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    Who you choose to be – Re’eh

    August 28th, 2016

    free choiceThe sidra confronts us with the free will choice of good and bad, life and death, destiny or disaster (Deut. 11:26).

    The nature and parameters of free will are one of the hardest and most deep-seated of all human problems.

    We are endowed with free will, yet at the same time we are governed and manipulated from outside and above.

    Both things – free will and determinism – cannot be true, but they are. It’s a paradox, an enigma.

    The traditional statement of the problem is that of Rabbi Akiva, “All is foreseen, yet freedom of choice is given” (Avot 3:19).

    How we answer the paradox is to say that even if facts are imposed upon us, we have the capacity to decide how to handle them.

    As Maimonides says in the last section of his Eight Chapters on Ethics, whether we will be male or female, tall or short, thin or fat, is beyond our control, but the way we deal with our situation is up to us. As the Talmud says, “All is in the hands of Heaven, except for the fear of Heaven” (Ber. 33b).

    In the post-Holocaust era, the question is even harder.

    God says to man, “You have two choices, whether to believe in God, and whether to believe in Man. God has His own time table, but in the end He will not let you down.

    “What about Man? There is no guarantee that Man will not let you down.

    “You have to believe in God, because He made you and governs the universe; you have to believe in Man, because you are Man, and you can and must choose to be the best possible and most moral Man you can be”.

    What you eat & what you are – Re’eh

    August 28th, 2016

    Kosher signA major section of the weekly portion deals with food.

    There is a German saying, Der Mensch ist was er isst – “Man is what he eats”. In one sense that means that you learn what kind of human being a person is by looking at his culinary culture, what and how he eats.

    In another sense it means that food affects and moulds your health; if you don’t eat well you probably won’t feel well either.

    Judaism understands both these arguments but it adds another by giving the subject an ethical dimension. It lays down a complex system of kashrut laws, and your domestic dietary regime is a large part of how you show your Jewishness.

    Because the reasons for the kashrut laws are not explained in detail in the texts, we can each choose where to place our emphasis.

    One of the leading writers on the dietary laws, Dayan Dr Isidor Grunfeld, points out that you show your character and mettle by being able to say “Yes” or “No” when you choose your food.

    The gift of self-control, the mastery of your passions. makes you a responsible person, and if you control your “Yes” and “No” you show (to yourself as well as the outside world) what sort of human being you are.

    Dayan Grunfeld says, “Self-control and self-conquest must start with the most primitive and most powerful of human instincts – the craving for food” (The Jewish Dietary Laws, 1972).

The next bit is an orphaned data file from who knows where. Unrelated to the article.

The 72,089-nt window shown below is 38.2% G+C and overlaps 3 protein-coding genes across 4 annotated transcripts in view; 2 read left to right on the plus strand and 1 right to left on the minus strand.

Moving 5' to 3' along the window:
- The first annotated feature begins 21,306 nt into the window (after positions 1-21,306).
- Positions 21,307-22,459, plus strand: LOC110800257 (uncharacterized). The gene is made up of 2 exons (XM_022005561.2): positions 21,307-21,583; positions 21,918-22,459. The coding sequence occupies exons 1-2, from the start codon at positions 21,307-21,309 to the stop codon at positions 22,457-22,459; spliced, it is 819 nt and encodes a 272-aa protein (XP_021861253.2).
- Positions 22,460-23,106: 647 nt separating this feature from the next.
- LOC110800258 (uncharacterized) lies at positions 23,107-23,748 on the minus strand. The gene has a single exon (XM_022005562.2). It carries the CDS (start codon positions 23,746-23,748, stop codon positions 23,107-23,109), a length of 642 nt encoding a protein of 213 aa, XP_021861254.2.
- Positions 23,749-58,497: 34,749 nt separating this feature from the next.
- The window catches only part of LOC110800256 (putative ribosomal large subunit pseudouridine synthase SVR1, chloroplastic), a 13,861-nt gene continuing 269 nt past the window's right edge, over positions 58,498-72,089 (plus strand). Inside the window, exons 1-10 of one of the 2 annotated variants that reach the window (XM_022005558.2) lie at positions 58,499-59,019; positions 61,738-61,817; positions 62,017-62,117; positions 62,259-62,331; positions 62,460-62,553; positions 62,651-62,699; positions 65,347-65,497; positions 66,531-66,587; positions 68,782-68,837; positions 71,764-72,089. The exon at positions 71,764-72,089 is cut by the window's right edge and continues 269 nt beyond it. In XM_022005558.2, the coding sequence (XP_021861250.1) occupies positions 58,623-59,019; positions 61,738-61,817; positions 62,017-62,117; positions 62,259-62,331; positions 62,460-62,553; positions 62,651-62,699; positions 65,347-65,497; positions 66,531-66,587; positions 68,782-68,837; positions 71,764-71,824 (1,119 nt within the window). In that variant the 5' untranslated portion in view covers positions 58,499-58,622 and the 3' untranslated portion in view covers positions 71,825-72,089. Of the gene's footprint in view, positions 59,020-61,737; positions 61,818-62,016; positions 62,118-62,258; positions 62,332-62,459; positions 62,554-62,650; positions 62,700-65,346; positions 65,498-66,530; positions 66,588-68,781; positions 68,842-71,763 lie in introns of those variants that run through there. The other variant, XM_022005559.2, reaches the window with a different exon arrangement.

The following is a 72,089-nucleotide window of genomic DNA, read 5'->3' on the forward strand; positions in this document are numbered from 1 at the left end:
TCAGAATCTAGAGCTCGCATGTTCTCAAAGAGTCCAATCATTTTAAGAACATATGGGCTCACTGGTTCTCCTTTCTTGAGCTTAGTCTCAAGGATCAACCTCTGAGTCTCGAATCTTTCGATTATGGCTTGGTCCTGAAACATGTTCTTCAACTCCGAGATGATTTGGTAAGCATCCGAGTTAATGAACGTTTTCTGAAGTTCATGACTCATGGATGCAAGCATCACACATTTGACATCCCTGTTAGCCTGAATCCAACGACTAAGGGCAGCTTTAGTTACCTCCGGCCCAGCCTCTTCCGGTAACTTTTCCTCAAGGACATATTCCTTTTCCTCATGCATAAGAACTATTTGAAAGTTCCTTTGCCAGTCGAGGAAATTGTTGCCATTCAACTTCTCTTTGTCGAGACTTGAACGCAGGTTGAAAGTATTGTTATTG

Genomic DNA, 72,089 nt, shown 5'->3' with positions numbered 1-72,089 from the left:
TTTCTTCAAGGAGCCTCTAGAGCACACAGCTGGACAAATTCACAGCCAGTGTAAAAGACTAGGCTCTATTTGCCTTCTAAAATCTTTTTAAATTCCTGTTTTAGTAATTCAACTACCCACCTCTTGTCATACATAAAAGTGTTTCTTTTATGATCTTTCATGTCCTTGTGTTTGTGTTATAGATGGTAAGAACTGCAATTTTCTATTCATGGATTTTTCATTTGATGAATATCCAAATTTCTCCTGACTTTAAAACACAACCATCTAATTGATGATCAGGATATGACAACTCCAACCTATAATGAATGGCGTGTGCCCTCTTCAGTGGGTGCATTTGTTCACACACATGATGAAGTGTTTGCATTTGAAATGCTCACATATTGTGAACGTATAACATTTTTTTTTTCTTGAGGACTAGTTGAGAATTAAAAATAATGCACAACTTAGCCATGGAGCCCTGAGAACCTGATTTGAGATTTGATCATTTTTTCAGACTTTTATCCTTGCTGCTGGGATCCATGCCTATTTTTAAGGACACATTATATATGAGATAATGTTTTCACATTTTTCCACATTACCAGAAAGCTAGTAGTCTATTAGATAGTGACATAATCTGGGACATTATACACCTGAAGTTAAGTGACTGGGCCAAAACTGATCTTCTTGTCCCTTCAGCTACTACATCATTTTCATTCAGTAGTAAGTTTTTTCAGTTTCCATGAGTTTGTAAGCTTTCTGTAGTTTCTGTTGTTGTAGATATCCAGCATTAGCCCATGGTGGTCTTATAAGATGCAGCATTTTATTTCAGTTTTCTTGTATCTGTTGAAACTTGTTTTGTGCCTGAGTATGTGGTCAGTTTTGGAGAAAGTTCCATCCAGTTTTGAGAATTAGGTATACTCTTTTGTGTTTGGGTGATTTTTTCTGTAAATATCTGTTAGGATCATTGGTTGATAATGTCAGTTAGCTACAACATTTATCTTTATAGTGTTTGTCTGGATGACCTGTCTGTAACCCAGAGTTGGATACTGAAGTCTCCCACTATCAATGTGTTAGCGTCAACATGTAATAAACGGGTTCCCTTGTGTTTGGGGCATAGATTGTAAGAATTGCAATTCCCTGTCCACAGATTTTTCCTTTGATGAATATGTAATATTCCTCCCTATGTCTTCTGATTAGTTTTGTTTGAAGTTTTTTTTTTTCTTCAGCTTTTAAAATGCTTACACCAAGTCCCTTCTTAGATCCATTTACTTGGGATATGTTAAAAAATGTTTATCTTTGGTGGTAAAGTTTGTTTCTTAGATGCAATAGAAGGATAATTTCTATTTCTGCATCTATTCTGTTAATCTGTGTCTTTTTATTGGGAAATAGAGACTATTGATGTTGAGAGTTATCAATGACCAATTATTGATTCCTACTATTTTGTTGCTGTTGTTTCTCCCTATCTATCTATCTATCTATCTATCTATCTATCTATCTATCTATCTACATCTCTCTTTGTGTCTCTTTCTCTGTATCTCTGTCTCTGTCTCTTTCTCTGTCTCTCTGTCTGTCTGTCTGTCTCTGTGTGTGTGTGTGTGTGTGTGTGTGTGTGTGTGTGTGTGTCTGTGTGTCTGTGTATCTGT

Living in Jerusalem

    August 23rd, 2016

    The following article by Rabbi Raymond Apple appeared on the ABC Religion and Ethics website on 23 August 2016.

    Jerusalem, by Ruth MayerIn Jerusalem every day – and any day – is both yesterday and today.

    The street names recall ages as disparate as King David and King George. The buildings are a jumble of the Bible, the Koran, the nineteenth-century European Christian missionaries, and the Champs-Elysees.

    The people are both mystics and moderns, sometimes rolled into one.

    There are believers who move sedately, lost in meditation; pietists who constantly scurry in search of a chance to study or to pray; old women who lug their heavy shopping trolleys on the buses; students with backpacks on the way to a lecture; youngsters in skimpy dress who meet their friends in an underground disco or bar.

    All believe that Jerusalem belongs to them.

    Jerusalem is an elevated site, where life is always on a high. There are high-rise apartments – and lowly caves. There are stairs too, and walls.

    Parts of the city have the feel of Wall Street – but the wall par excellence is the Kotel Ma’aravi, the Temple’s Western Wall that has survived the depredations of generations of the city’s conquerors.

    What happens at the Wall depends on who you are. To some there is sheer holiness in the air; to some it is where you excitedly encounter tour groups from all over the world; to others it is a bothersome gathering of mendicants.

    The attempts to clear the beggars away have not entirely succeeded: one hardy suppliant has been seeking donations toward his daughter’s wedding for so long that you recall Gilbert and Sullivan’s verse, “She could very well pass for forty-five in the dark with the light behind her.”

    Countless visitors bring their own private prayers and requests to the ancient stones. Not all are certain what the word “God” means to them. But everyone, whether they have gadlut or katnut emunah, greatness or littleness of faith, senses the Divine Presence in this place.

    It is customary to place a folded scrap of paper in the Wall’s crevices. Popes and presidents, politicians, priests and poets; athletes, actors and artists; people of all creeds, colours and cultures – all leave their prayers here.

    Ordinary Jerusalemites flock here on high days, holy days, week days or whenever, never leaving the Wall unattended even in the depths of the night.

    There are debates about egalitarian prayer, but those who seem to live at the Wall take no notice.

    The little scraps of paper that people leave in the Wall’s cracks are called in Yiddish k’vitlach or tzettlach, in Hebrew pitka’ot. They are not so much written with ink as with tears. God reads them all. If Superman has X-ray vision, all the more does the Almighty.

    It doesn’t matter if once in a while the notes are collected and given reverent burial. The message has already been heeded; whatever the answer, the person whose heart was poured into the petition already feels better.

    What the messages are about is health, happiness, serenity, success, good marriages, good children and family stability. World peace certainly figures.